Like Superman, Resnick Engineering Hall at SUNY New Paltz now receives power from the sun. College leaders met last week to unveil Resnick’s new rooftop solar-panel array, a setup projected to save SUNY New Paltz $1000 per year for utilities on that building.
For Daniel Freedman, interim engineering dean, the project is reminiscent of his entry into science and engineering. In an experiment he did as an eighth-grader, he tried to heat water by reflecting the sun’s rays with aluminum foil to a copper pipe. Alas, it didn’t achieve the desired result. “It maybe heated the water a half a degree,” he said. But the exploration of what light could do stayed with him.
“I’ve been a real fan of solar power for a long time,” Freedman explained. “The idea of getting green energy from the sun is very cool …. I really got a chance to finally realize something I’ve always wanted to do, which is to work on solar power in a significant way.”
About 15 people from undergraduate volunteers to professors, sponsors and even facilities crews at the college were involved in the solar-panel project. Funding came from a $60,000 NYSERDA (New York State Energy Research & Development Authority) grant to The Solar Energy Consortium (TSEC). State senator John Bonacic played a role in getting that state money.
Professor Mike Otis, who helped with this project and also coaches the well-publicized solar-car team at the school, said getting the panels was important for the engineering students at the college. “The vision was really to put something in place so we could have some workstations for students,” Otis said. The panels on the building’s roof are arranged in an array of four rows with six panels each. Information from the photovoltaic cells themselves comes through the wire to students’ computers, giving them statistics on whether adjustments need to be made.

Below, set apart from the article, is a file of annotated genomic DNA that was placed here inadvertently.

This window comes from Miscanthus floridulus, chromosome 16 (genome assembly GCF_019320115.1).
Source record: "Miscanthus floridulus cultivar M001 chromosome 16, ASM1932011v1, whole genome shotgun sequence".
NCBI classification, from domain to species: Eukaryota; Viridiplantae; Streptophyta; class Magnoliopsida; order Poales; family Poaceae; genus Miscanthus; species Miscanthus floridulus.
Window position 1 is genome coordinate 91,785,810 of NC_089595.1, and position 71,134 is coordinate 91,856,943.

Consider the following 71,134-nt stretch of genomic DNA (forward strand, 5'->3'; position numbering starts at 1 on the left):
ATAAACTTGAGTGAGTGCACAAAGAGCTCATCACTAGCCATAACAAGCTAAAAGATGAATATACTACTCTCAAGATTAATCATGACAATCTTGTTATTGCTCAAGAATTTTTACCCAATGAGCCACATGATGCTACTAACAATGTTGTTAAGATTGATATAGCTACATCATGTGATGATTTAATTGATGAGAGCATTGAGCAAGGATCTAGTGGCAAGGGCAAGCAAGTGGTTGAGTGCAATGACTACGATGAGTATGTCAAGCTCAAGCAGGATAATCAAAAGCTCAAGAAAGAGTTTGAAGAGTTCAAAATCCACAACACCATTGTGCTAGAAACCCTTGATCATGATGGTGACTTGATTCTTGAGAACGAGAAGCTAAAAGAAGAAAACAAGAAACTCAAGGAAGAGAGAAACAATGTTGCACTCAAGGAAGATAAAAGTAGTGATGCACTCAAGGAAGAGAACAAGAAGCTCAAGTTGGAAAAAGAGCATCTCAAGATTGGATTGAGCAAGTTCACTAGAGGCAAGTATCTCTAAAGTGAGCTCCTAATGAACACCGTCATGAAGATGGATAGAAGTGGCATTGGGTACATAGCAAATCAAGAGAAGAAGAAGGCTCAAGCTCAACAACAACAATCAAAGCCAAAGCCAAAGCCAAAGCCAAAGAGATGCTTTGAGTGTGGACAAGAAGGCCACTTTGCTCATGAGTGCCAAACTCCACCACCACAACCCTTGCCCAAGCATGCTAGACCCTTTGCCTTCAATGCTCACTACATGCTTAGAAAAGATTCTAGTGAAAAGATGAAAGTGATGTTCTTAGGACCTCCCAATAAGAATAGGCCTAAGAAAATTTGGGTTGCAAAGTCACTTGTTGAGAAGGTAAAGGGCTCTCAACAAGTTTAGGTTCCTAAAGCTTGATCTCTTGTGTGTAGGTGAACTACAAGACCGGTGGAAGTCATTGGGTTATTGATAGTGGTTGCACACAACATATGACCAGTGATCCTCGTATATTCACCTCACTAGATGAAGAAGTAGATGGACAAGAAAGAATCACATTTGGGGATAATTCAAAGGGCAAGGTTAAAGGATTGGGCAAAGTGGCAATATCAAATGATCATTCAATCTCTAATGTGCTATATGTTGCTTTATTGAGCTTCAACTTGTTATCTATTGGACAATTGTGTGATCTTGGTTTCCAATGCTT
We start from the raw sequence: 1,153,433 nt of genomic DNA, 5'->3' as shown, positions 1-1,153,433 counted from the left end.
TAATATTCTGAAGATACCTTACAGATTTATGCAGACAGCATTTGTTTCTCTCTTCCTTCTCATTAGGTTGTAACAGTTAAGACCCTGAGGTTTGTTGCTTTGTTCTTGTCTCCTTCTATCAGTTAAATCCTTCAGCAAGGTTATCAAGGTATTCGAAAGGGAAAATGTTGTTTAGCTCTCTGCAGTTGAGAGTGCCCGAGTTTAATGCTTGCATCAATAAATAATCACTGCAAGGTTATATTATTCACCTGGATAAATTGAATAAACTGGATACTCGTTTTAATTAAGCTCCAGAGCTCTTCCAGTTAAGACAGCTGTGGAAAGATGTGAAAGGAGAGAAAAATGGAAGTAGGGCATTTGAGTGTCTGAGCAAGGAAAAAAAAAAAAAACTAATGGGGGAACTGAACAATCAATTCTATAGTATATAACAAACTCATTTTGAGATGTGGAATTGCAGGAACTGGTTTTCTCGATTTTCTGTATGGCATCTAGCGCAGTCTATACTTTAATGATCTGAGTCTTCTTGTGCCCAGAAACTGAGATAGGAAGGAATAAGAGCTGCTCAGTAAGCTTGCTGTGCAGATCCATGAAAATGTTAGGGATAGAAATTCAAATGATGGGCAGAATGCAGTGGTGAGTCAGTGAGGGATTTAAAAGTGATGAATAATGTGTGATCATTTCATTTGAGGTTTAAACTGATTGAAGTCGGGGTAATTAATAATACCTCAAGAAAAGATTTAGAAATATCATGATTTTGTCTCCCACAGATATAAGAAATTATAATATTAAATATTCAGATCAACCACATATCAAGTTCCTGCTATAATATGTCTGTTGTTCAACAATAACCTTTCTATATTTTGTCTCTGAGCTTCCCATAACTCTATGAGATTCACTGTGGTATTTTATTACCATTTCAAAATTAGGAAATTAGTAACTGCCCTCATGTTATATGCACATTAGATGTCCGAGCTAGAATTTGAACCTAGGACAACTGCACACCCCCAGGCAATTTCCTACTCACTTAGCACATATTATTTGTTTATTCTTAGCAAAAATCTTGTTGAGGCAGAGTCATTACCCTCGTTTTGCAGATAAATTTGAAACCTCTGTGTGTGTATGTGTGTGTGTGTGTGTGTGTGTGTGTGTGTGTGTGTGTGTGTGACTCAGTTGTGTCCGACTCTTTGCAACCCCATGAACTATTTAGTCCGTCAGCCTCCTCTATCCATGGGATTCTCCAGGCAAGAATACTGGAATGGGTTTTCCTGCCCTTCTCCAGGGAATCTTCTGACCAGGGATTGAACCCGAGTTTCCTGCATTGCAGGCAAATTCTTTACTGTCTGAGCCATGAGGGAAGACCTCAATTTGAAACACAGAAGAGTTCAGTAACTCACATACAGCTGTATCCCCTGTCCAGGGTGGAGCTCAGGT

Otis noted that engineering students get a real lesson about electricity through studying solar panels. “Having this installation will give the students real-life experience,” the professor said. Energy collected by the sun comes in as DC power, but needs to be converted to AC to power the building.
College president Donald Christian praised the educational opportunity the project provided. He said that the Resnick project had “helped us study the future of solar power in the Hudson Valley” and called the rooftop array “a great laboratory for our students.”
Vince Cozzolino, the chief operating officer of TSEC, said his solar consortium was glad to be a part of the project. The idea was to get the panels as close to science and engineering students as possible. So when the chance came up, the hub of scientific learning at Resnick Hall seemed the perfect place for a solar array. “By putting the system on the roof, we learned a lot of things – the students, the staff, everybody,” Cozzolino reported.
The new solar panels are easily accessible. Students would need only the keys to the roof to tinker with the array. Having the photovoltaic panels on the roof also makes it possible for college students and professors to innovate by adding more panels and exploring newer, more efficient ways to collect energy from the sun.
Sen. Bonacic sent an aide to speak in his place, but he called it “a win-win project” that could help put SUNY New Paltz on the map for a technology that will only become more important in the future.